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BETWEEN DEATH AND DATA: BIASES IN INTERPRETATION OF THE FOSSIL RECORD OF CONODONTS

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[Special Papers in Palaeontology, 73, 2005, pp. 7 25] BETWEEN DEATH AND DATA: BIASES IN INTERPRETATION OF THE FOSSIL RECORD OF CONODONTS by MARK A. PURNELL* and PHILIP C. J. DONOGHUE *Department of Geology,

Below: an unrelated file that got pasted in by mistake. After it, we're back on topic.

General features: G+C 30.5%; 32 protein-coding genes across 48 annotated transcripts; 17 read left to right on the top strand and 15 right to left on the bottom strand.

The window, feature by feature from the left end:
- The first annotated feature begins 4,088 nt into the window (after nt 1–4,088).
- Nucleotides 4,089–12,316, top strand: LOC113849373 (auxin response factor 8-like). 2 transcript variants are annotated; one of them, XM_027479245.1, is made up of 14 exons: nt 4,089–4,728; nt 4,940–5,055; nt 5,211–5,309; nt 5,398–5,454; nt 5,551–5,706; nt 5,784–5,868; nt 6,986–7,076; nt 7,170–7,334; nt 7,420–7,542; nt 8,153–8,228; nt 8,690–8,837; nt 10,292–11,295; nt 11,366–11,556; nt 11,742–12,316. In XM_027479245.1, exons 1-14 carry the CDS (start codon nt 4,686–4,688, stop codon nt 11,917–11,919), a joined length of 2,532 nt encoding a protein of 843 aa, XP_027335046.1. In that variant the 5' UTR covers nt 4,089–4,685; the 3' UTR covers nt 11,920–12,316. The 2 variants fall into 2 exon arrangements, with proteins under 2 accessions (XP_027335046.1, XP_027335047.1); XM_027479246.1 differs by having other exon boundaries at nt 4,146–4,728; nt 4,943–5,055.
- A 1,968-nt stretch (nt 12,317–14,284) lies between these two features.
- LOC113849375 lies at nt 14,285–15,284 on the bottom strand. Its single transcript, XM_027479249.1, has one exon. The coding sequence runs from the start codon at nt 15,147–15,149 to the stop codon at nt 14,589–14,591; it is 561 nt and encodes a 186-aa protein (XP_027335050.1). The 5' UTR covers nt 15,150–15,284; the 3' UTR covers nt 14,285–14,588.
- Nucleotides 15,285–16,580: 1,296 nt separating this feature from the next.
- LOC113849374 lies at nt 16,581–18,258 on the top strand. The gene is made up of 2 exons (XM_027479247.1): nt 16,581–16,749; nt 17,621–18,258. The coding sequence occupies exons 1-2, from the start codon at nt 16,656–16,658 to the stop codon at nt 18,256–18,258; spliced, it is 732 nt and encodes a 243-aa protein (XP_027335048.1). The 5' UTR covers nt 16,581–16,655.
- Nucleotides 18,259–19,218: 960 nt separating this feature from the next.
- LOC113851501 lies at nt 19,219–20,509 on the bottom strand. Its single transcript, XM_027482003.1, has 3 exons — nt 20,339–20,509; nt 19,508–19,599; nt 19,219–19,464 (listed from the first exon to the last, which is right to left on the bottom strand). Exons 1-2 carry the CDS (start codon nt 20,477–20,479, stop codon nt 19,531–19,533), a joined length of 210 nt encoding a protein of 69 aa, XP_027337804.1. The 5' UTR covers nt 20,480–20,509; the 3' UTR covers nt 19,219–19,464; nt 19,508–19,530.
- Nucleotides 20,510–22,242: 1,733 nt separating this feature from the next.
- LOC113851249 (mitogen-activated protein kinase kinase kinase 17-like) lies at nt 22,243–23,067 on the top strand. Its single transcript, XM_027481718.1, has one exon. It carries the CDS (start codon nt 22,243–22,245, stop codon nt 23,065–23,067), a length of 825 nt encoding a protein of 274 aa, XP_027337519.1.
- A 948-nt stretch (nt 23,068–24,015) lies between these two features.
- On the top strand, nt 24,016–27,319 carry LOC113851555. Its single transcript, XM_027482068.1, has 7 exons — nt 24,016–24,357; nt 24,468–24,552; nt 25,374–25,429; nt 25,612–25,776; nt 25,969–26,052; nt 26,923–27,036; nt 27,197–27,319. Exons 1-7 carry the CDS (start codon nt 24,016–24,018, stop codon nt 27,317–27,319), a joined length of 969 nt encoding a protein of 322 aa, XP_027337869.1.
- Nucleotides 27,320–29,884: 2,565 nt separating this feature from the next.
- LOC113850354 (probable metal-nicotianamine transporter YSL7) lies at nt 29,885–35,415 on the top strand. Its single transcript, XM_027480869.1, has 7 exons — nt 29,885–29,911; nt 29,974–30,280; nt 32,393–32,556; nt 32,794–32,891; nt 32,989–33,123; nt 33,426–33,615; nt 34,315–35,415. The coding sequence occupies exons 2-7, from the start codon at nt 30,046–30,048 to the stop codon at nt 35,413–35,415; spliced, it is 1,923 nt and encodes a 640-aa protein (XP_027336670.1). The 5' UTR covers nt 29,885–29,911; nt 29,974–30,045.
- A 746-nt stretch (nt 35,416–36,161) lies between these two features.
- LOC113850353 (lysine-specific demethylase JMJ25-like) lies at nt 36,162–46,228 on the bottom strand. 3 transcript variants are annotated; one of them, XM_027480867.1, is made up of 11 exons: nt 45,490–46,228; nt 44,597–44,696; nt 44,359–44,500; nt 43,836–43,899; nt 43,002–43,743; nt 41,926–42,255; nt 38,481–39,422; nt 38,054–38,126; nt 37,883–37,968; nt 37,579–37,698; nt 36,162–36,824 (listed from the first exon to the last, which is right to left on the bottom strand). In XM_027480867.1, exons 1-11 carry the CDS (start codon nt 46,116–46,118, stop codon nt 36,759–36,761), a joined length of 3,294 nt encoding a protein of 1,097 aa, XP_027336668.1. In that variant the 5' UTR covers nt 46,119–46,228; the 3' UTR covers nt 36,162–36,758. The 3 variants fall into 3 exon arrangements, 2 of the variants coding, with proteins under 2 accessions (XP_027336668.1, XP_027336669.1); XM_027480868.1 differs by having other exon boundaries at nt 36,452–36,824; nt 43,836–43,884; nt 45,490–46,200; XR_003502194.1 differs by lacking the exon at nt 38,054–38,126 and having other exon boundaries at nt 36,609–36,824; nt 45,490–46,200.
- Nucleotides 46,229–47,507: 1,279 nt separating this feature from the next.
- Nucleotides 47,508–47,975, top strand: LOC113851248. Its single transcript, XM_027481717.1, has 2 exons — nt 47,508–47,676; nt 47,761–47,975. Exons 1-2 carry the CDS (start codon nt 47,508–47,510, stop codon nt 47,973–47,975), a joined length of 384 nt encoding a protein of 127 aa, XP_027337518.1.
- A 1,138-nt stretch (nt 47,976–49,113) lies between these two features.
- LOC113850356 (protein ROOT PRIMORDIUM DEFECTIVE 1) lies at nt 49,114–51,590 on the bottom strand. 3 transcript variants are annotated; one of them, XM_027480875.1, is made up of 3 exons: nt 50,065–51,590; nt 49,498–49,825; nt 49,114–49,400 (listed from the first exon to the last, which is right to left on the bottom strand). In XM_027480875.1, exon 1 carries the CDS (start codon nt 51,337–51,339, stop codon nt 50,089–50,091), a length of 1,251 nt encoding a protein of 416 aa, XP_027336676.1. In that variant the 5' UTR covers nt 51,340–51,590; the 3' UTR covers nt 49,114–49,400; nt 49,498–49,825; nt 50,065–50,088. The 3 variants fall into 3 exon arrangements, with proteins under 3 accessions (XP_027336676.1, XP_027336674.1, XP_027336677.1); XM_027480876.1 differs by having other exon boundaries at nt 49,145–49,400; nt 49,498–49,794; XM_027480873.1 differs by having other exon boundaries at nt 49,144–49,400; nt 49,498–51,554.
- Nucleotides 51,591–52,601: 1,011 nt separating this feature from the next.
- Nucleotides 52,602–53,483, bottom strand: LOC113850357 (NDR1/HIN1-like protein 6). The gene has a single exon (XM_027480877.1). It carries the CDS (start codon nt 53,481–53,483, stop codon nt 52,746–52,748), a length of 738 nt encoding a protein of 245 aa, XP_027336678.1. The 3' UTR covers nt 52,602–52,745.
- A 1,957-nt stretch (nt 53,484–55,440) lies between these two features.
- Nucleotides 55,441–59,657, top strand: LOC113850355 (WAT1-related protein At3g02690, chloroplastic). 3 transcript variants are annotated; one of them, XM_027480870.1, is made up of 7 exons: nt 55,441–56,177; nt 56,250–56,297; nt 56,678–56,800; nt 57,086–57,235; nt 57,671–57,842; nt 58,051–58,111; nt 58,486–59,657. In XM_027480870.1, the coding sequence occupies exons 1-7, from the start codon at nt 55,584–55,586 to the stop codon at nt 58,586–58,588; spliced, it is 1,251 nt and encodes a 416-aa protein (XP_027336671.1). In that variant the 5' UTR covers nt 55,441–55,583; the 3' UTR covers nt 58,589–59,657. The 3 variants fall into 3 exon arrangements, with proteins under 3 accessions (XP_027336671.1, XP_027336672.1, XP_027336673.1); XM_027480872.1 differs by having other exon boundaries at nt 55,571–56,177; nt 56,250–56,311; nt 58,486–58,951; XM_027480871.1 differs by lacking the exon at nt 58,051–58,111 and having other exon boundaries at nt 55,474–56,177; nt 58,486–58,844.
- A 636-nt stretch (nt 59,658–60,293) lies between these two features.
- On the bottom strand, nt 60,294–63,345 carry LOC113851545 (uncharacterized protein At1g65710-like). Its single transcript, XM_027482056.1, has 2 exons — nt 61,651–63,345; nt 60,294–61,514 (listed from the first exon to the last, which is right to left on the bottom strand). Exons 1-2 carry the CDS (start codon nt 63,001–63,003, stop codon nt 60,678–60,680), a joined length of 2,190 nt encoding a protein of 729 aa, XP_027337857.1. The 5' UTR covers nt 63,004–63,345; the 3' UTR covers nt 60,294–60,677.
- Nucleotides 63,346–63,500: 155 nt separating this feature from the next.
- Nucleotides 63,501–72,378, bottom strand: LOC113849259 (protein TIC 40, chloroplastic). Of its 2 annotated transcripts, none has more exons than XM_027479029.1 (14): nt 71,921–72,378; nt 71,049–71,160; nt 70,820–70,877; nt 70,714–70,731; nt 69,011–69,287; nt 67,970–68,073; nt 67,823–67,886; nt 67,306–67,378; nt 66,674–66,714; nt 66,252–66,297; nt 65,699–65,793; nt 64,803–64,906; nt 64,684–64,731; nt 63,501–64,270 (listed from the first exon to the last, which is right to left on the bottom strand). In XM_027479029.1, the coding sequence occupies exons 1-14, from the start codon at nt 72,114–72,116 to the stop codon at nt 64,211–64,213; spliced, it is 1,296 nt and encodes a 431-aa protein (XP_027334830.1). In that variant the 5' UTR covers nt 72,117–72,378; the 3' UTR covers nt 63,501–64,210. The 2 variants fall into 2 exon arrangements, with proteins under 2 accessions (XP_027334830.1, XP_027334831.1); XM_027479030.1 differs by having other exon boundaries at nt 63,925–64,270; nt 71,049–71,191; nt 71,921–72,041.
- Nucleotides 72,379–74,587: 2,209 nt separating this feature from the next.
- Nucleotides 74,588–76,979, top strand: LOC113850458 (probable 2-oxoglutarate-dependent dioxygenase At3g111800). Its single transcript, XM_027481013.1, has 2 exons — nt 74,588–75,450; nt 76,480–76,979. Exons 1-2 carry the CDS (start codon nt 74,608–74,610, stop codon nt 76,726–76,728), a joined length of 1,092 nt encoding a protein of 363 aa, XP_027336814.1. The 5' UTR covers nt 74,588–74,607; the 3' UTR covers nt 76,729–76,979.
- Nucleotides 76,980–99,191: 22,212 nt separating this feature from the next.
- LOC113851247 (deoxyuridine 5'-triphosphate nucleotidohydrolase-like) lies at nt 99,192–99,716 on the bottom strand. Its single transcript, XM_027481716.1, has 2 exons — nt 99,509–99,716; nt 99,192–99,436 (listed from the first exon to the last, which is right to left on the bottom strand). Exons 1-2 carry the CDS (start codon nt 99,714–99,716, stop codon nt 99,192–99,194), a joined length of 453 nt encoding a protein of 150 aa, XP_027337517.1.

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[Special Papers in Palaeontology, 73, 2005, pp. 7 25] BETWEEN DEATH AND DATA: BIASES IN INTERPRETATION OF THE FOSSIL RECORD OF CONODONTS by MARK A. PURNELL* and PHILIP C. J. DONOGHUE *Department of Geology, University of Leicester, University Road, Leicester LE1 7RH, UK; Department of Earth Sciences, University of Bristol, Wills Memorial Building, Queens Road, Bristol BS8 1RJ, UK; Abstract: The fossil record of conodonts may be among the best of any group of organisms, but it is biased nonetheless. Pre- and syndepositional biases, including predation and scavenging of carcasses, current activity, reworking and bioturbation, cause loss, redistribution and breakage of elements. These biases may be exacerbated by the way in which rocks are collected and treated in the laboratory to extract elements. As is the case for all fossils, intervals for which there is no rock record cause inevitable gaps in the stratigraphic distribution of conodonts, and unpreserved environments lead to further impoverishment of the recorded spatial and temporal distributions of taxa. On the other hand, because they are resistant to abrasion and can withstand considerable metamorphism conodonts can preserve evidence of otherwise lost sequences or environments through reworking. We have conducted a preliminary investigation into how the various forms of gross collecting bias arising from period to period variation in intensity of research effort and in preserved outcrop area have affected the conodont fossil record. At the period level, we are unable to reject the hypothesis that sampling, in terms of research effort, is biased. We have also found evidence of a relationship between outcrop area and standing generic diversity. Analysis of epoch stage-level data for the Ordovician Devonian interval suggests that there is generally no correspondence between research effort and generic diversity, and more research is required to determine whether this indicates that sampling of the conodont record has reached a level of maturity where few genera remain to be discovered. One area of long-standing interest in potential biases and the conodont record concerns the pattern of recovery of different components of the skeleton through time. We have found no evidence that the increasing abundance of P elements relative to S and M elements in later parts of the conodont record reflects evolutionary changes in the composition of the apparatus. Ignoring the biases and incompleteness of the conodont fossil record will inevitably lead to unnecessary errors and misleading or erroneous conclusions. Taking biases into account has the potential to enhance our understanding of conodonts and their application to geological and biological questions of broad interest. Key words: completeness, gaps, microfossil, preservation, taphonomy, vertebrate skeletons. Our purpose with this contribution is to introduce and provide an overview of an issue that underlies all palaeontological study and provides the common theme of this collection of papers: how we interpret the fossil record. To what extent do perceived changes in morphology, skeletal composition, abundance and diversity through time reflect changes in biology and evolutionary history and how has this primary signal been biased by postmortem processes? How do biases affect the ways in which we use the record for evolutionary, biological and biostratigraphic purposes? Conodonts provide a particularly interesting window through which to view the sometimes uneasy relationship between interpretations of the fossil record and hypotheses of bias. The quality of the conodont fossil record is generally held to be among the best of any group of organisms (Foote and Sepkoski 1999; Sweet and Donoghue 2001), and because of their near ubiquity and ease of recovery from marine strata of Late Cambrian to latest Triassic age conodonts have attained an almost unrivalled reputation for biostratigraphic utility. This in turn has fuelled a widespread tacit assumption that because conodont biostratigraphy works, biases in their fossil record cannot be significant (Donoghue 2001a,b; Wickström and Donoghue, 2005). The record must be close enough to the original signal. Yet few would argue that post-mortem factors have not played some role in shaping what we see, and it must ª The Palaeontological Association 7 8 SPECIAL PAPERS IN PALAEONTOLOGY, 73 therefore be true that if the record as we perceive it reflects both biological-evolutionary patterns and postmortem biases, failure to take both into account will decrease the reliability and accuracy of any interpretations. Every fossil sample lies somewhere in a spectrum that ranges from complete preservation to complete loss, and the papers in this volume explore the fertile ground of interactions between bias and biology. Biases, for the purpose of this paper, are taken as factors that distort or selectively filter the patterns of spatial and temporal distribution of fossils, as revealed through analysis of collections, causing them to deviate from a perfect record of true biological and evolutionary history. This is more than taphonomy, as we include other biasing factors such as sampling, collecting and processing methods, and consider how assumptions and methods, especially phylogenetic methods, can bias interpretations. Any simple classification will inevitably underemphasize the complex interactions and feedbacks that occur between biases, but in order to provide a framework for discussion and to be consistent with the overall structure of this collection of papers we consider biases primarily in terms of when they exert their influence, as summarized in Text-figure 1. It is important to note that not all conodonts are equally susceptible to different biases, with various aspects of conodont biology and evolution making some species, or some types of elements within the apparatus more likely to be lost. Similarly, different elements or species may be more susceptible to bias at different stages in the transition from death to data, and biases at one stage can make elements more or less susceptible to the effects of bias during subsequent stages. We have attempted to highlight these factors in Text-figure 1 and in the discussion below. We also present a more detailed discussion of the potential effects of biology and bias on the relative abundance of different components of the conodont skeleton in collections of isolated elements. PRE- AND SYNDEPOSTIONAL NON- PRESERVATION AND SELECTIVE LOSS Predation and scavenging Numerous examples of elements or apparatuses preserved within predators and scavengers (Scott 1969, 1973; Melton and Scott 1973; Nicoll 1977; Conway Morris 1990; Purnell 1993; Purnell and Donoghue 1998) or in coprolites (Higgins 1981) demonstrate that conodonts were food for other animals. It is possible that many elements in conodont collections have passed through the guts of other animals, but there has been no systematic study of how this may have affected what is preserved. Given the well-known effects on the enamel of gnathostome teeth of passage through a gut (Fisher 1981), it is likely that conodont elements, composed primarily of enamel-like tissues (Donoghue 1998, 2001c), could be partially or completely dissolved in the process of digestion by some conodont eaters. Fragmentation is also possible. Species with small elements, or the more gracile pre- and syndepositional bias post-depositional bias sampling, collecting and laboratory bias interpretative bias predatation/scavenging: dissolution fragmentation current activity: abrasion fragmentation winnowing & transport reworking, bioturbation and time averaging sediment type and rate of accumulation incorporation into sediment compaction and diagenesis/metamorphism: dissolution fragmentation loss of host rock through erosion or tectonic recycling preservation and exposure of rock stratigraphic and geographic coverage sampling strategy: lithological preferences sample thickness sample spacing sample size sample processing: rock dissolution and disaggregation sieving density and/or magnetic separation recovery of fossils element identifiability phylogenetic methods assumptions regarding bias and completeness non-preservation of host sediment TEXT-FIG. 1. Biases that act to distort recovery of conodont elements. The diagram summarizes when different biases exert their influence and indicates how they interact. PURNELL AND DONOGHUE: BIASES IN INTERPRETATION OF CONODONT RECORD 9 elements in an apparatus are more likely to be lost or fragmented during digestion. Compaction of a coprolitic mass may also result in higher levels of fragmentation because of the close juxtaposition of elements. On the other hand, incorporation of elements into a coprolite may enhance their chances and quality of preservation if it is mineralized or lithified before significant sedimentary compaction. Current activity That conodont elements were subject to post-mortem current sorting has long been recognized (e.g. Ellison 1968; von Bitter 1972). More recent experimental work confirmed that the susceptibility of elements to current entrainment, transport and sorting is correlated with their hydrodynamic properties, which in turn are correlated with size and shape (Broadhead et al. 1990; McGoff 1991). Studies by Broadhead and Driese (1994) indicated that elements carried in aqueous suspension with carbonate grains are relatively resistant to abrasion and are unlikely to be destroyed, even after prolonged transport. Simulated aeolian transport with quartz grains, however, resulted in significant abrasion of elements. This work also suggests that current activity does not cause significant breakage of elements. Current sorting is likely to amplify the effects of any differential fragmentation of elements resulting from other predepositional factors, such as predation, leading to increased levels of bias. Reworking, bioturbation and time-averaging The effects of bioturbation on element fragmentation are unknown. Its potential for producing time-averaged faunas, however, is beyond doubt. Of particular concern is the fact that bioturbation may have been most intense where it is least evident; the lack of any clear burrowing may indicate that a bed and its conodont elements have been completely homogenized by bioturbation (Droser and Bottjer 1986), possibly resulting in the amalgamation of depositional events (and conodont populations) spanning many thousands of years. Reworking and winnowing may also lead to time-averaging and differential size bias, and because they are relatively resistant elements may be reworked following erosion of their host rock (see below). Reworking and bioturbation may produce conodont faunas of mixed age and environmental affinities, and, given the evidence of time-averaging in macrofossil groups (see Behrensmeyer et al for a review), it is highly likely that most conodont faunas are significantly time-averaged, possibly representing tens of thousands or even hundreds of thousands of years. This has obvious implications for temporal and spatial resolution of interpretations that draw directly on stratigraphic ordering of fossils (see Barrick and Männik 2005; Dzik 2005; Roopnarine 2005). Reworking is also likely to result in significant element size bias. Transport of elements, either all the elements of a species or just the more easily entrained components of the skeleton, may result in their removal to different depositional settings. This can ultimately result in their complete loss from the record if those environments are less likely to be collected (lithological sampling bias), are more difficult or impossible to process effectively, or are more likely to be subject to tectonic recycling. Quiet, offshore, deep-water environments are particularly susceptible to these biases. Sediment type and rate of accumulation Many of the effects of sedimentation on conodont faunas are mediated by other potential biases. Rapid sedimentation, for example, will tend to remove elements more quickly from predators, scavengers and burrowers, reducing the bias arising from these factors. However, high rates of sediment input will result in fewer elements per unit rock volume that, depending on the downstream effects of compaction and sample size, may result in lower element recovery, which in turn can have a significant impact on interpretation (see Jeppsson 2005). Slow net rates of sedimentation will increase the potential for reworking and time-averaging. Interactions between sediment type, compaction and diagenesis also have a significant effect on fragmentation. Shales, some of which may be low-density, soupy sediment at the time of deposition (see Purnell and Donoghue 1998 for a discussion of black shale density and conodont taphonomy), are subject to higher levels of compaction, and thus higher levels of element fragmentation (von Bitter and Purnell 2005). Carbonate sediments, especially framework-supported lithologies such as grainstones, or other sediments liable to rapid cementation, will be less compacted and elements consequently less fragmented (although the high depositional energy of grainstones will result in winnowed and sorted faunas; e.g. Krumhardt et al. 1996). Non-preservation of host sediment The effects of current activity range from light disturbance of elements within natural assemblages through various degrees of winnowing, transport and hydrodynamic sorting, to complete loss or non-deposition of elements and host sediment. Whether or not conodont elements themselves are removed to a different depositional setting, 10 SPECIAL PAPERS IN PALAEONTOLOGY, 73 destroyed or remain as part of a lag deposit will depend on the specific hydrodynamic regime. The net results will vary from time-averaging to loss of record; the downstream effects on interpretation are discussed above. and a lost Devonian carbonate shelf reconstructed on the basis of polymictic clasts in the Viséan of the Holy Cross Mountains (Belka et al. 1996). Lehnert et al. (2005) discuss more examples. POST-DEPOSITIONAL BIAS The various processes that a sedimentary unit undergoes during its incorporation into the stratigraphic record will significantly affect the conodont elements it contains. Compaction, for example, will result in element fragmentation and possible downstream loss (see below), whereas early cementation will reduce fragmentation. Elements are more resistant to the effects of pressure solution than carbonate grains, and this can result in penetration of calcareous fossils by conodont elements. Conodont elements can survive hydrothermal alteration, contact metamorphism and regional metamorphism up to greenschist facies and more (Rejebian et al. 1987), but the biases introduced by declining element identifiably increase as elements become more tectonically deformed, recrystallized or covered with mineral encrustations (e.g. Kovács and Árkai 1987; Rejebian et al. 1987). Cement mineralogy also exerts a bias that is linked to processing and collection. Rocks cemented with quartz or other minerals that are insoluble in buffered acetic or formic acids are less likely to be collected by conodont workers, leading to significant lithological collecting bias (see below). If collected, such rocks are likely to be processed using more aggressive chemical or mechanical techniques that will tend to increase element loss through dissolution, fragmentation or decreased identifiably (Jeppsson 2005; for illustrations of conodonts recovered using hydrofluoric acid, see Barrick 1987; Orchard 1987). Loss of rock through erosion or tectonic recycling varies according to tectonic and depositional setting, and sequence architecture. The longest surviving strata are found on stable cratonic areas, continental rift margins and aulacogens (Behrensmeyer et al. 2000), but sequences from these areas may be far from complete, containing numerous depositional hiatuses and erosional unconformities. Barrick and Männik (2005) and Lehnert et al. (2005) discuss the implications of these factors for analyses of conodont biostratigraphy and evolution. In most cases loss of a sedimentary unit will result in loss of the elements it contained, but this is not always true. For example, conodont faunas from redeposited clasts or olistoliths have been used to reconstruct otherwise unpreserved inner shelf palaeoenvironments of the Ordovician Cow Head Group of Newfoundland (Pohler et al. 1987; Pohler and James 1989), shallow-marine carbonate and flysch sequences from a cryptic Ordovician arc terrane in northern Britain (Armstrong et al. 2000), Element fragmentation Several pre-, syn- and post-depositional processes (Text-fig. 1) will result in element fragmentation, as will certain collecting and processing methods (see Jeppsson 2005 for discussion). The downstream affects of fragmentation, particularly after sieving or decanting to separate elements from sediment, are potentially huge, with those elements most susceptible to fragmentation being completely lost, or rendered unidentifiable. At the interpretation stage, this can result in the effective loss (through non-recovery) of species with small or gracile elements (Jeppsson 2005) and in itself, without current sorting, is sufficient to bias the relative abundance of element types recovered (von Bitter and Purnell 2005). Controlling for bias in the sedimentary record Although the sedimentary rocks within which conodont elements are entombed were accumulated episodically in response to changes in sea level resulting from a combination of eustatic and local effects, the apparent completeness of a particular sedimentary record is relative and contingent upon the time span and the resolution of the time intervals required (Strauss and Sadler 1989; Sadler and Strauss 1990). The coarser the temporal resolution required the more complete a section will be perceived to be over a given time span. Thus, if a sedimentary section has accumulated over a few million years, it will provide a much better record with respect to 100-ky intervals than to 10- or 1-ky intervals. However, sequences deposited over shorter periods of time are generally more complete because the longer the time span the more likely the sedimentary record is to include significant gaps (Sadler 1981; Schindel 1980). It is possible to overcome the limitations of individual sections through compilation of numerous stratigraphic sections that represent the time span of interest, using the method of graphic correlation for example (Shaw 1964; Sweet 2005). If gaps are distributed randomly throughout the component sections then it is likely that individual sections will compensate for one another and the completeness of the composite section will increase as more sections are included. Valentine et al. (1991) calculated the increasing probabilities of completeness for composite sections by dividing the average sediment accumulation rate for the time span of interest by the average rate for PURNELL AND DONOGHUE: BIASES IN INTERPRETATION OF CONODONT RECORD 11 the resolution interval (rates were based on comparable modern marine environments; Sadler 1981). Thus, for a 1-my resolution interval, a 30-my time span and average accumulation rates for carbonate sediments, the probability that any given interval is represented by some sediment at one site (at the very least) rises from 0Æ33 in one section to 0Æ98 for ten independent sections, with probability increasing still further if either the resolution interval or the number of independent sections is increased. However, this improvement in completeness only applies if the gaps within the component sections are randomly distributed within and therefore between the sections. Despite the veracity of the global record at the given time span and resolution interval, Valentine et al. (1991) also showed that the precision of corr